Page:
More by coincidence than by design, there are three separate bilateral summits unfolding on Friday (April 27), of which the formal meeting between the two Koreas has been termed ‘historic’ and has the potential to transform the long-festering politico-military impasse in East Asia. Denuclearisation of the nascent-but-proven capability of North Korean weapons of mass destruction is the Holy Grail, and this may prove to be as elusive as the religious connotation suggests.
The second summit is the informal one taking place between Chinese President Xi Jinping and Indian Prime Minister Narendra Modi in Wuhan, often described as the happiest place in China. Given the many territorial-cum-border divergences and the post-Doklam discord that animates the Beijing-Delhi relationship, one hopes that the outcome of the informal summit will exude some degree of bilateral happiness. But the desirability and feasibility of such an outcome are inversely proportional.
The third interaction, also slated for Friday, is the working meeting (summit may be too grand a word) between US President Donald Trump and German Chancellor Angela Merkel. This follows the meeting between the French president and his US counterpart on April 24, and both the Iran nuclear deal and the exemption of European markets from certain US trade tariffs will be high on the agenda.
On the face of it, the geopolitical and geo-strategic compulsion that underpins these interactions cannot be ignored – for instance, the regional dynamic in East Asia. In this case, a nuclear North Korea that remains in a belligerent mode outside the ‘tent’ will adversely impact the security calculus of the neighbours – South Korea and Japan – as also the other principal stakeholders – the US, China and Russia.
On the other hand, if the outcome of the Korean summit enables a more normal inter-Korea relationship with the possibility of a unified Korea in the long-term, the regional strategic implications in the security and economic domains are complex and considerable. Lest this seem an improbable exigency, the unifications of the two Vietnams and Germanys offer some insights about the unpredictable trajectory of international relations.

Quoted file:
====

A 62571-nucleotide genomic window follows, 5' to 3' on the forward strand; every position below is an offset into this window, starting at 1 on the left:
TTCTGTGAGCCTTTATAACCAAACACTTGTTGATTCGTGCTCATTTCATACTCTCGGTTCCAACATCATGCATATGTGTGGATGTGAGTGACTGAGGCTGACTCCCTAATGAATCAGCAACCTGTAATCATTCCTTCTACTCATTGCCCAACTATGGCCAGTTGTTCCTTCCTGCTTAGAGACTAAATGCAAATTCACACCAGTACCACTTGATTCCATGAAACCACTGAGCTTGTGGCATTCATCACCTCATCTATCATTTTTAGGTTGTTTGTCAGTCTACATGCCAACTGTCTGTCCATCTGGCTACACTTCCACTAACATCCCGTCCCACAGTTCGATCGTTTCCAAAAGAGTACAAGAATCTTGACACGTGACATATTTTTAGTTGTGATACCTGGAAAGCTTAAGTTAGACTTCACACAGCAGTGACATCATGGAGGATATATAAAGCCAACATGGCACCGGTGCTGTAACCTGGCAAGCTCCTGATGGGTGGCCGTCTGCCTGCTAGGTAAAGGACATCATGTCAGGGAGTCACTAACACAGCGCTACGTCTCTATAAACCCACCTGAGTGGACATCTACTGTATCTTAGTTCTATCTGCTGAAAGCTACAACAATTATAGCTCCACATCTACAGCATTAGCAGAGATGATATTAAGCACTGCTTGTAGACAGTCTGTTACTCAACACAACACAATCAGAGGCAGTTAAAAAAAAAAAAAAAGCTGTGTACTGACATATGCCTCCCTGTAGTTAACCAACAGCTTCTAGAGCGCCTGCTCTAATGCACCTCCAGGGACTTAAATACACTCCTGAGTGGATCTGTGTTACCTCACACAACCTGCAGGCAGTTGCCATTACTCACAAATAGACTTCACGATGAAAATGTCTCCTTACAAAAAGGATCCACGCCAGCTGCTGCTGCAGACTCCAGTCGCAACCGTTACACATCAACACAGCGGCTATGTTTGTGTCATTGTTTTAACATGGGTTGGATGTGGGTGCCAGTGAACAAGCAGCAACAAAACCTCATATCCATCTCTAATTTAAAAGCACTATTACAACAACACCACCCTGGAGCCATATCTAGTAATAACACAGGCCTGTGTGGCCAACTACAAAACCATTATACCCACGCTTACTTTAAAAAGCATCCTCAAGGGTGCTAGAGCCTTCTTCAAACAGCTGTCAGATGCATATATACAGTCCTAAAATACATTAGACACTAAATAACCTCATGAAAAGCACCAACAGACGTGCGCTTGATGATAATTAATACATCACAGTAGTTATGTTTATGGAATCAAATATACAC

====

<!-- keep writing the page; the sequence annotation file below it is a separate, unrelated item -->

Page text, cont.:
While the Korean summit has various strategic permutations and combinations on the anvil, the China-India summit in Wuhan, despite its informal nomenclature, has the potential to make or mar the Asian century. There is a highly likely single-state geo-economic matrix that will unfold over the next decade, if not sooner, wherein China will have the world’s largest GDP; the US a close second and India will be the slightly removed number three in this hierarchy.
The logic of trade, technology and investment or the geo-economic logic underpinning globalisation would suggest that the two Asian giants should subsume their dissonances in this very positive prosperity template so that their respective national developments efforts are appropriately catalysed. This is the gist of the tweet put out by Modi before embarking for Wuhan and it will be instructive to review the degree to which the Xi vision for China prioritises the geo-economic over the more visible geo-political/geo-strategic. The latter strands include Beijing seeking uni-polarity in Asia and therefore containing both India and Japan; and the territoriality issue, meaning come what may Taiwan will be brought back to the motherland and ‘splittist’ Tibet will be brought to heel.
In Wuhan, both Asian leaders who have to pay heed to domestic emotive nationalism would be cognisant of the centrality of the US in their own strategic assessments, as it impacts their individual national interests. History reminds them that Beijing had become a bedfellow of Washington in the latter phase of the Cold War and that the Chinese anxiety of Delhi doing something similar remains a possibility. Is this an exigency Xi would like to avoid?
Neither China nor India are autonomous players in the 21st century and are part of a deeply entangled geo-economic and trade/technology lattice. Currently, technologically nimble multinational corporate entities have acquired a market and socio-political profile that on occasion dwarfs the primacy of the nation-state, and both Asian leaders are trying to factor this inevitability into their domestic and international policy choices.
The current tension in the US-EU relationship triggered by the radical policy changes of the Trump White House is more immediate than usually perceived. Two deadlines are drawing closer. On May 1, the European exemption from US steel tariffs will expire and if the Merkel visit fails to resolve this matter, the beginning of a trans-Atlantic trade war cannot be ruled out. If this is compounded by a US-China trade showdown, the next few months would witness considerable fiscal and economic turmoil as the trade behemoths growl at each other.
Down that month, on May 12, the Iran nuclear deal brokered by the Barack Obama administration with robust French-German support is likely to be re-opened by Trump and his newly appointed secretary of state and national security advisor. Were that to happen, Tehran will hunker down and the global hydrocarbon market will become uncertain and uneasy with attendant regional strategic implications. Both China and India will be affected by this backlash.
In summary, whatever be the nature of the outcomes, the end-April summit season portends to be more eventful than currently perceived. The pot is being stirred in Wuhan and elsewhere and the residual geo-economic tea leaves need to be read carefully and objectively – shorn of petulant nationalism.
C. Uday Bhaskar is a strategic issues expert and writer on art based in New Delhi.